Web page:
By providing access to NDS-OM, India has now become one among few countries that allow retail investors to transact on the central bank’s trading platform, which is currently accessible to institutions such as banks, insurance companies, foreign investors and pension funds.

Decoding the new way to invest in G-secs


Note that before initiating a buy trade on NDS-OM, the investor should have adequate funds in the current account of the Clearing Corporation. The funds to this account can be transferred using net banking or UPI facility provided with the RDG account. Similarly, while selling a security before its maturity on the trading platform, the investor must possess the security in their gilt account.

Any interest or the maturity proceeds on the securities held by an investor as on the due date will be automatically credited to the bank account linked to the RDG account.

This way, to the platform (top) Dashboard showing list of primary market issuances, bid entry and bidding history (left) Web screen for secondary market access of government securities — NDS-OM — for retail investors

KYC and process

All individuals, including non-residents and minors (through guardians), can open an RDG account. The on-boarding process is not easy though it can be done completely online. Unless one opts for offline KYC, the KYC as per RBI guidelines is based on the central KYC records (CKYC) maintained with CERSAI (Central Registry of Securitisation Asset Reconstruction and Security Interest of India).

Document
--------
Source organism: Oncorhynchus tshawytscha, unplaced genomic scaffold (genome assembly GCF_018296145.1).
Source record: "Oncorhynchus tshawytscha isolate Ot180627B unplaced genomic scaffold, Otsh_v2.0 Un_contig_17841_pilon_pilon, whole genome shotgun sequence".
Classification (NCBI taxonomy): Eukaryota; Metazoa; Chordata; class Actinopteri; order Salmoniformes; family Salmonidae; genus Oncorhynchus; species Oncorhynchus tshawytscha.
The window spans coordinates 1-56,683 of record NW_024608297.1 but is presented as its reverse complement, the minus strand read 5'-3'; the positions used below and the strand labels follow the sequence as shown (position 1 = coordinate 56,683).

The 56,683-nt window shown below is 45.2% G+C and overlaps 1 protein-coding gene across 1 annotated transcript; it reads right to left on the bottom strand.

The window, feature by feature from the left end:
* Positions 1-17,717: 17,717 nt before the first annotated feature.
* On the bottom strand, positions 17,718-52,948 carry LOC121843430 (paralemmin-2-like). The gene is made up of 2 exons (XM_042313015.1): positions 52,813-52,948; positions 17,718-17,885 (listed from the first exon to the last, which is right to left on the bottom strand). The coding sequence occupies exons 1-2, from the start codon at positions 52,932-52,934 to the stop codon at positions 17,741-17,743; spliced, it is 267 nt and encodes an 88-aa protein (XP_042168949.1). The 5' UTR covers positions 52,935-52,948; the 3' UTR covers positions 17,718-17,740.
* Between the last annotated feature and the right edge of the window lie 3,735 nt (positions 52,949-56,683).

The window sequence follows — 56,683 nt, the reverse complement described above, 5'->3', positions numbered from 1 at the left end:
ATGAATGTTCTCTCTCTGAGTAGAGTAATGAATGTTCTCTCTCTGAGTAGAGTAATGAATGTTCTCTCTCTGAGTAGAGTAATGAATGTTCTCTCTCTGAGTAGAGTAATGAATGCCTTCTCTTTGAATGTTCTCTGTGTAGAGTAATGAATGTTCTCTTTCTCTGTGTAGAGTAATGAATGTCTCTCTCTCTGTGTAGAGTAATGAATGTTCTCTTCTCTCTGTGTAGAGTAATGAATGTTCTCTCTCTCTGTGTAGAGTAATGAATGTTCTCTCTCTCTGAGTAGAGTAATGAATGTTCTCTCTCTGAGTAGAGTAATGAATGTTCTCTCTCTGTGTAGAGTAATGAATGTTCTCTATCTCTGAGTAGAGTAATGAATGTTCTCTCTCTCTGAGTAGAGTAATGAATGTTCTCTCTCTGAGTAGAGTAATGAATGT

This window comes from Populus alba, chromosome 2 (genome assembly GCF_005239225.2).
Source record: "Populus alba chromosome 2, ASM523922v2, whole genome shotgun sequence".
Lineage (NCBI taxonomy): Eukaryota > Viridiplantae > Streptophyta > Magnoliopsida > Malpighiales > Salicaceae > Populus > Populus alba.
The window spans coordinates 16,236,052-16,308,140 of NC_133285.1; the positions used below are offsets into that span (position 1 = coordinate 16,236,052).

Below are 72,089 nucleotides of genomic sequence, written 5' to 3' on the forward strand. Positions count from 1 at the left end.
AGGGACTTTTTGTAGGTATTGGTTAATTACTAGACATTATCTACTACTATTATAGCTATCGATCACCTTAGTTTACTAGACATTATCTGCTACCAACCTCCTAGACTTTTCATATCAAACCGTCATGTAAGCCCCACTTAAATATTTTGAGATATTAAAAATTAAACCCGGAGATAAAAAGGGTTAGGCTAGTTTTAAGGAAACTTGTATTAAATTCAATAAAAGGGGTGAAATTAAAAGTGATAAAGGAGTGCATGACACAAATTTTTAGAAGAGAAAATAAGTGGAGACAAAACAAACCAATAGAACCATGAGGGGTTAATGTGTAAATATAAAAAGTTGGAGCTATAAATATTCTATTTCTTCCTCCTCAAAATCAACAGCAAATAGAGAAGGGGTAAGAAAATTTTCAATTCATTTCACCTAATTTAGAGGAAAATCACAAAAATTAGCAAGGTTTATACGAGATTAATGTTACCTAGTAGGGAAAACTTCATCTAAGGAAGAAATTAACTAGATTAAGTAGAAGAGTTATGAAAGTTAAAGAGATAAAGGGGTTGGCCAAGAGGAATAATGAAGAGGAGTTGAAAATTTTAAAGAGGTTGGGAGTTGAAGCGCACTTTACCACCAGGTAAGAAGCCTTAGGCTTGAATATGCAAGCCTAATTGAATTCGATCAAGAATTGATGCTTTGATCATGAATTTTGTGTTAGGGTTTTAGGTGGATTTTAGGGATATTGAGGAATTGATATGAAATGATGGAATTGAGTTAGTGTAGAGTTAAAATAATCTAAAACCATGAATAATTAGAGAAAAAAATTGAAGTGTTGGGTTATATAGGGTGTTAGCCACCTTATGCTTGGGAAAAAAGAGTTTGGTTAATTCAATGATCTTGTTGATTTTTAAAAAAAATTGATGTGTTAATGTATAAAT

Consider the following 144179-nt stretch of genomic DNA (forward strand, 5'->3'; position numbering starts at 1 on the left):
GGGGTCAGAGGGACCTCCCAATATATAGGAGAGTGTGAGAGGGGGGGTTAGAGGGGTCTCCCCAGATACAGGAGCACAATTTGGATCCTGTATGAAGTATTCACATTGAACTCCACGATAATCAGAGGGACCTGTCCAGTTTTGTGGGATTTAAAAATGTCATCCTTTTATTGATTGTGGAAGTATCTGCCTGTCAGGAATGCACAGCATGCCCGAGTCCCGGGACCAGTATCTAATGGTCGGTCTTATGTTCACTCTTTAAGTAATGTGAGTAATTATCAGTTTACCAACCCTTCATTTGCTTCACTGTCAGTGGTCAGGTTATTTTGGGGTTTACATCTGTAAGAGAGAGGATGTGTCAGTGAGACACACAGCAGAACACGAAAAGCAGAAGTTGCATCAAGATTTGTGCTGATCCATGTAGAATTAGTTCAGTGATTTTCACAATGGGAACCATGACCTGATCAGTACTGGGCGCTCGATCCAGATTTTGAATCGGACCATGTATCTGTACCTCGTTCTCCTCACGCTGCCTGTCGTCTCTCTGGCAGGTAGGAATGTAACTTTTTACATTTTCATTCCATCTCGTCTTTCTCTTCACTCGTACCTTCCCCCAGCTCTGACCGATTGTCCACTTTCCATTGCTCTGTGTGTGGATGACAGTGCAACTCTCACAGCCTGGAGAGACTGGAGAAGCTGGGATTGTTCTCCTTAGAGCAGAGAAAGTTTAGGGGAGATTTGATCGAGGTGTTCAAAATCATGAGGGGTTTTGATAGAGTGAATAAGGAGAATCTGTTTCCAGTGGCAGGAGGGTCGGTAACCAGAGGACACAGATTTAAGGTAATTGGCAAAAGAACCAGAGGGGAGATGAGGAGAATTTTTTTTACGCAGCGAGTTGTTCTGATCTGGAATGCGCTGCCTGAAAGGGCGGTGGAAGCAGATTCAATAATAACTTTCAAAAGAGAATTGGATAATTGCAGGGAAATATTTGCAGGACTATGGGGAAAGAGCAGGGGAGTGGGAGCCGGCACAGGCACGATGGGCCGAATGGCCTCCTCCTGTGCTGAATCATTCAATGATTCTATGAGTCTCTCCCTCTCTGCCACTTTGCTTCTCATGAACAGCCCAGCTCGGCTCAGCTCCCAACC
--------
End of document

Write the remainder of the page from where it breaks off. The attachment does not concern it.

In case of any mismatch/unavailability of CKYC records with actual records, the already lengthy KYC process gets even more delayed.

The pre-requisites to open an RDG account include PAN, Aadhaar, rupee savings account, email ID and mobile number. Keeping scanned documents of PAN, Aadhaar, cancelled cheque and signature comes in handy while opening the account. It is mandatory for the investor to fill in the nomination details at the time of opening the account. After KYC is done, the login details will be mailed to the registered mail ID in 24 hours. In case of a joint account, KYC verification has to be done for both the account holders.

While the account is opened with the RBI, the securities bought through the account — primary or secondary — will be maintained with the Clearing Corporation of India, which is responsible for settling transactions undertaken on the platform.

Once the account is opened, you can bid and invest in the securities issued in the primary market. To participate in the secondary market, one has to request access to NDS-OM platform, up on which Clearing Corporation ID will be assigned. This, again, is time-consuming — at least as of now — as the credentials are not being shared for a couple of days.